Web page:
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Victory at the ECHR in the case Paradiso v. Italy

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Victory at the ECHR in the case Paradiso v. Italy

Post  Admin on Wed 25 Jan 2017, 11:07 pm

Victory at the ECHR in the case Paradiso v. Italy
Italy was allowed to withdraw custody of a child sold through surrogacy

On the 24th January, the Grand Chamber of the European Court of Human Rights, in formal formation, has published an important decision which overturns a prior decision of January 2015 as regards surrogacy in the Paradiso and Campanelli v. Italy case.

In contradiction with its prior decision, the Grand Chamber of the Court ruled, by eleven votes for and six against, that the Italian authorities could legitimately withdraw the custody of a child obtained illegally through surrogacy from the buying parents. That way, the Court gives back to European States a possibility to fight against international surrogacy.

This case is different from the rulings against France (Mennesson, Labassée, etc) in so far as the child has no biological connection with the Italian purchasers: he was produced to order for €49,000 by a Muscovite company with other people’s gametes. The Italian authorities, noticing the violation of international laws and of the Italian public order, decided –in the interest of the child– to withdraw him from the custody of his buyers to place him in care for adoption. The child had lived less than six months with his purchasers.

In a first ruling on 27th January 2015, the Court had condemned Italy to pay €30,000 to the couple, reckoning that the withdrawing of the child had been a violation of the respect to their private and family life, while granting that Italy could refuse to recognise the filiation that had been established in Russia. For such a ruling, the Court had conceded that the purchase of a child can constitute the foundation of a family life protected by Human Rights as long as the buyers had “acted as parents” for a few months. The Court deduced from this that the protection of this “family life” took precedence over the respect of public order and that it was in the interest of the child to be raised by his purchasers. In doing so the Court ratified the sale of a child, paradoxically in the name of the best interest of the child.

Two “dissenting” judges, Robert Spano and Guido Raimondi, who has since been elected President of the Court, had then denounced this judgment, for it reduced to nought the States’ freedom not to give legal effect to gestational surrogacy and even denying the legitimacy of the State’s choice in this sense.

In its new decision, and it is important to underline it, the Grand Chamber concluded to the absence of family life, even only de facto (§ 157) between the petitioners and the child, because of the absence of any biological tie between them, the short duration of the relationship and the “uncertainty” of the ties from a legal perspective, and that, “in spite of the existence of a parental project and the quality of the emotional bonds” and considered that only the private life of the petitioner had been affected by the withdrawal of the child.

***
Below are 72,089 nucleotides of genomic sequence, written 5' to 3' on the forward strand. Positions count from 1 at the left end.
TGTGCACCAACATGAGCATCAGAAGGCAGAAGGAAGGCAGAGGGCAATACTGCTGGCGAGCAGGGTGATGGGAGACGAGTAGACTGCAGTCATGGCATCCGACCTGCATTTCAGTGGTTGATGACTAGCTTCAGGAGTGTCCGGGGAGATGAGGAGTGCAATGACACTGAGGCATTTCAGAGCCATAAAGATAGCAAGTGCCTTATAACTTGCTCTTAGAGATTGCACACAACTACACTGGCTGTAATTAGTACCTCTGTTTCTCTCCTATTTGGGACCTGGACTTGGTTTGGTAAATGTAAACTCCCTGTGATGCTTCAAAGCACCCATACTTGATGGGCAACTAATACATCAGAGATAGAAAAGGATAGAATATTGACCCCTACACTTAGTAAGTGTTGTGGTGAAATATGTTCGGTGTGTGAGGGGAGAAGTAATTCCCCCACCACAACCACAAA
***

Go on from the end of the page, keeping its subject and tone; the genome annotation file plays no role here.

The Court nevertheless recognised that the private life of the petitioners had been affected by the withdrawal of the child, but without leading to a violation of their rights. Yet the Court judged that the legitimate aim of the withdrawal of the child had was the defence of order and the protection of the rights and freedoms of others, particularly the protection of children as regards filiation. It also reckoned that the separation would not cause the child grave or irreparable harm. Moreover, the Court reckoned that the authorities had struck a fair balance between the different interests at stake, while remaining within the wide margin of appreciation available to them.

It follows that there has been no violation of the respect to private and family life of the petitioners.

In an important step, and contrary to the prior decision, the Grand Chamber recalls that “while the Convention does not recognise a right to become a parent”, and explains that “the public interests” take precedence over the “desire to become parents” of the petitioners. Moreover, it was legitimate to withdraw the child, for “agreeing to let the child stay with the applicants (…) would have been tantamount to legalising the situation created by them in breach of important rules of Italian law” (§ 215).

Through this decision, the Grand Chamber did not unfortunately seized the occasion to condemn surrogacy in itself, but it nevertheless gives back to the States the freedom to refuse the fait accompli and to sanction people who illegally resort to surrogacy, this sanction could go as far as the withdrawal of the child, as in this case. The sore principal of this sanction is endorsed in this case, and it is only its proportionality which is submitted to the control of the Court.

The ECLJ has been acting with the different instances concerned, and never stopped denouncing the 2015 decision. The ECLJ rejoices in this decision: it congratulates the Italian authorities for their defence.
This judgment shows once more that the mobilisation of governments and instances, such as the ECLJ, allows to progress in the protection of Human Rights, even against some hasty decisions of the Court.

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Grégor Puppinck
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